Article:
4. good #publictransport

Read, Write, Ranked Choice Voting and Housing for ALL!!!!, Walk !

#PublicDomainInfrastructure #StopSmoking for CCOVID-19 ShiraDest

May, 12020 HE

Beat the odds by learning a language? These ancient Literate Ladies did…

Ask Tamar, Ruth, and Scheherazade.
רֶגַע… Rega… Wait, you say:
Scheherazade is not in the Bible, she is from the Thousand and One Nights, originally in Arabic, or maybe partly in Persian, but certainly not in Hebrew;
This, you remember!

Ok, point taken, her book was not in Hebrew, but Arabic is a sister language.   More on this shortly…

Tamar was a Canaanite woman, and so had to learn Hebrew, or Judah’s dialect of Hebrew at the very least.
Ruth, a native of Moab, had to learn the Hebrew of the time of Naomi.
Scheherazade, at the palace, had to learn the hardest languages of all: the languages of heartbreak, of story, and of love.

So, you see, Scheherazade’s story is the same as that of her Biblical sisters: she was a clever woman faced with a survival situation in a man’s world. And she, like her sisters, had to learn a language in order to survive.

Each lady had to live by her wits in difficult times, and to use the tools available to her at that time. Nowadays, they would surely go together to the Public Library to learn to use the power of modern tools like computers and smartphones, especially using Unix to navigate this new world. And as they succeeded then, so would succeed again, using adaptability, daring, and hope.

Hope for us all.

Let’s #EndPoverty , #EndHomelessness ,& #EndMoneyBail starting by improving these four parts of our good #PublicDomainInfrastructure:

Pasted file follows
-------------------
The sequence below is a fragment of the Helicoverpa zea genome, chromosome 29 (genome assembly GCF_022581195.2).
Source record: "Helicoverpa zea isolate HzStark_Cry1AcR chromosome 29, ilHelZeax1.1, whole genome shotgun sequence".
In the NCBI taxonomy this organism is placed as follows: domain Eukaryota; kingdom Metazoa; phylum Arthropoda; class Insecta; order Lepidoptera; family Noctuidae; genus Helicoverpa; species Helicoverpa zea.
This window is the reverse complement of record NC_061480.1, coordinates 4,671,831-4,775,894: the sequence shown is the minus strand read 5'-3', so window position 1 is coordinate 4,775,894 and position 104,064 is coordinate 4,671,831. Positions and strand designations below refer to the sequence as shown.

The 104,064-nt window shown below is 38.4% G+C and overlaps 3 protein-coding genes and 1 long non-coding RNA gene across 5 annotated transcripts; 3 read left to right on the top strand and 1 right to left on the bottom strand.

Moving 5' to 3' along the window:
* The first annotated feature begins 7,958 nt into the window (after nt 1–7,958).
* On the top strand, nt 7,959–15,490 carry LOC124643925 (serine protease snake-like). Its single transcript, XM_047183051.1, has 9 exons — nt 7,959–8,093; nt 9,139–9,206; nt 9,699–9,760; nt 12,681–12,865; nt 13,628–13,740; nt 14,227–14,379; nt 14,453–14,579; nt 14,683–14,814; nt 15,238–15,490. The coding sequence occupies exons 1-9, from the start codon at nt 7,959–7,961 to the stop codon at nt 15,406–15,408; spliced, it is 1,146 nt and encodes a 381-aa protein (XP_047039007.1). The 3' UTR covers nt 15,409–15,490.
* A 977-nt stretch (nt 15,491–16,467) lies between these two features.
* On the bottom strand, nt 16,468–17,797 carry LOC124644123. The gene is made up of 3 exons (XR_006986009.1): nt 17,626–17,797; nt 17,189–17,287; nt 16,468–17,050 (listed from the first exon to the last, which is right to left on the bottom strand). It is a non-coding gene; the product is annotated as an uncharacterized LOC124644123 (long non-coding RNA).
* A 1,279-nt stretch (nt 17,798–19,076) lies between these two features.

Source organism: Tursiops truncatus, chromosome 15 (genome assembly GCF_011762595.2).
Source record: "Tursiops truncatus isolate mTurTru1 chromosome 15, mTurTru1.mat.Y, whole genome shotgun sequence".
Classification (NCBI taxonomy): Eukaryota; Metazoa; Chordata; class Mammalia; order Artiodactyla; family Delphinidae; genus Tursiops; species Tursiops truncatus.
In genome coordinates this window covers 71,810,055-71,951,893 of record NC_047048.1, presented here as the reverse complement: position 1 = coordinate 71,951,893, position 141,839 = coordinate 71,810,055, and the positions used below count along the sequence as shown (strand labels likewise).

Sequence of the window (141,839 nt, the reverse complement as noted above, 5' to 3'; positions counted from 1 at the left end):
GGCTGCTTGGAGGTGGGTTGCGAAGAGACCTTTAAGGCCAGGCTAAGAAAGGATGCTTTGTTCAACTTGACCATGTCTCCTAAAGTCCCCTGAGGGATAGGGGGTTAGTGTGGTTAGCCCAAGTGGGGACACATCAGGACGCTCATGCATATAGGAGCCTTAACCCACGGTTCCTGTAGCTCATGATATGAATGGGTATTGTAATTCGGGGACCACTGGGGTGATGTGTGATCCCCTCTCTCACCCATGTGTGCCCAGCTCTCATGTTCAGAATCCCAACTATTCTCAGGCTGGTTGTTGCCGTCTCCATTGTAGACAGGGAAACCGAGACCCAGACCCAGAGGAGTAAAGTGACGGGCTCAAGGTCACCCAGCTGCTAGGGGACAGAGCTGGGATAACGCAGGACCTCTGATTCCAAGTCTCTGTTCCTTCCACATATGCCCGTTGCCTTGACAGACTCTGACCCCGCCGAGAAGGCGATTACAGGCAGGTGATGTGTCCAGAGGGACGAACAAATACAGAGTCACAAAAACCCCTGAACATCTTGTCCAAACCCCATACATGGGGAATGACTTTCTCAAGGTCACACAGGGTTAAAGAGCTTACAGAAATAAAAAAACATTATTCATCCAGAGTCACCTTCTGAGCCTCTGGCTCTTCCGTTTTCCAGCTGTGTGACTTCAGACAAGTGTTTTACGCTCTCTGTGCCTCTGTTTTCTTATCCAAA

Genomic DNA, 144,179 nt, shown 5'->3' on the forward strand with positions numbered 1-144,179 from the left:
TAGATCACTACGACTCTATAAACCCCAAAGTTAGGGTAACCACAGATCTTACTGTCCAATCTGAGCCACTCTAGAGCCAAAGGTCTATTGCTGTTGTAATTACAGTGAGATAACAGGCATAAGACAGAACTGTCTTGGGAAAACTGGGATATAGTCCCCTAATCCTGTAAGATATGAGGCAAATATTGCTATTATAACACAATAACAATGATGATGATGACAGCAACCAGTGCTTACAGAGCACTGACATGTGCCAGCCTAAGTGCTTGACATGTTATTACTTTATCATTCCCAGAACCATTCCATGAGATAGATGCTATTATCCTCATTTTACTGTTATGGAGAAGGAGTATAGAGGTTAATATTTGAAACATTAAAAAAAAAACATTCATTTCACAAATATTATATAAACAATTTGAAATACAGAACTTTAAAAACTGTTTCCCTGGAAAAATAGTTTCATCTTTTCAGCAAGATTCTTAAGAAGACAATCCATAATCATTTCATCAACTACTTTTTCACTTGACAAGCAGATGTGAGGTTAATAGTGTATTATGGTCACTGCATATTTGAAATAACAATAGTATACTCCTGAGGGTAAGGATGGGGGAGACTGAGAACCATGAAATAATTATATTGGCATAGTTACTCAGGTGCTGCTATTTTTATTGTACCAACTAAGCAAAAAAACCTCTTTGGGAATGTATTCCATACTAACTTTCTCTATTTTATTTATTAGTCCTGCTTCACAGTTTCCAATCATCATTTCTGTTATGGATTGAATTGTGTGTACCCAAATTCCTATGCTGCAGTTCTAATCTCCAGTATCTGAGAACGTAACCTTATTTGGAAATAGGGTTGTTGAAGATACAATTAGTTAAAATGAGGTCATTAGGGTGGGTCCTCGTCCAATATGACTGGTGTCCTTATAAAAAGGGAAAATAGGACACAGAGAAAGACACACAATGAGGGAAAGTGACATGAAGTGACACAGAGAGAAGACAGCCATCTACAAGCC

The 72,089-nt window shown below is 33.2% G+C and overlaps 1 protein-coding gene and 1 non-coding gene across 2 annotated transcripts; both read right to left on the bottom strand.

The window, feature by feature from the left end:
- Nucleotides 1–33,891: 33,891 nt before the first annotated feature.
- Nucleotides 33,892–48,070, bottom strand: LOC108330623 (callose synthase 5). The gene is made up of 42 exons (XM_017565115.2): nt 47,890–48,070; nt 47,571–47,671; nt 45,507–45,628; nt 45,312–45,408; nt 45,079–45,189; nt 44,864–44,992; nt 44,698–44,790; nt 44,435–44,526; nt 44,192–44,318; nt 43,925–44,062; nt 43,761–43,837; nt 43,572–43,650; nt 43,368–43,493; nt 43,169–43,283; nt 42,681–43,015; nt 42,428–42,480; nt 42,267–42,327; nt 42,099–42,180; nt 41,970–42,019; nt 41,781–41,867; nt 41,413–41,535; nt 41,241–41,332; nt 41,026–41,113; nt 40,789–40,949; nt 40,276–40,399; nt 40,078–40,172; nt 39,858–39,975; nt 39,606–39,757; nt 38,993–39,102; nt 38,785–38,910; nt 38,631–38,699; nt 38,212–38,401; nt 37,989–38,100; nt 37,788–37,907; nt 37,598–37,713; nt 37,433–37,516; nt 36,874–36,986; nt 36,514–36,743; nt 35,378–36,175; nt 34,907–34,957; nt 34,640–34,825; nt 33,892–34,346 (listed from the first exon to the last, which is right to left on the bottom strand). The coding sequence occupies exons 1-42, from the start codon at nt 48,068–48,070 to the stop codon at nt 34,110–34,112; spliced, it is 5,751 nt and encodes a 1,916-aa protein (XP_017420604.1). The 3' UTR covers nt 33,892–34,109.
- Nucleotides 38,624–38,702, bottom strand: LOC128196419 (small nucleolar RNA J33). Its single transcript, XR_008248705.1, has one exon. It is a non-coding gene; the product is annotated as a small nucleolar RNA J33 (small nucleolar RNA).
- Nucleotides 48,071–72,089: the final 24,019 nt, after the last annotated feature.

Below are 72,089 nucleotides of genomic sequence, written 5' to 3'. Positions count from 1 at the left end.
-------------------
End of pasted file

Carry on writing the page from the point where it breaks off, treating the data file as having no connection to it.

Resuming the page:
1. #libraries,
2. #ProBono legal aid and Education,
3. #UniversalHealthCare , and
4. good #publictransport
Read, Write, Ranked Choice Voting and Housing for ALL!!!!, Walk !

#PublicDomainInfrastructure #StopSmoking for CCOVID-19

April, 12020 HE

image: By Wikimedia – Wikimedia commons, CC BY-SA 4.0, https://commons.wikimedia.org/w/index.php?curid=55282489

5 reasons to learn a language

1.) Sihirli Annem: my favorite family TV series -fights racism and class-based prejudice in Turkey,  (as well as Yabanci Damat which promotes Greek-Turkish friendship…),

2.) Corazon Salvaje 1993 for Mexican Spanish,   and

3.) El Ministerio del Tiempo for Castilian Spanish, as a formerly dominant world language, now building awareness of racism, and fighting hatred on both continents.

4.) Astérix for French, because it is the other dominant world language, and shows European ways of thinking (to some extent, from a Gaulois point of view…).

and  5.) The Bible, because Hebrew is quite simple, and even when we do not know the origin of many phrases we use every day, this book set the framework for the way modern Westerners think today, even if it was, ironically, based on Bablyonian sources to a large extent. (later addition: Here is a bit of help for Soprano leyners(chanters) .. Read, Write, Dream, Teach ! ShiraDest, 8 March, 12016 HE)


Read, Write, Dream, Teach !

27 February, 12016 HE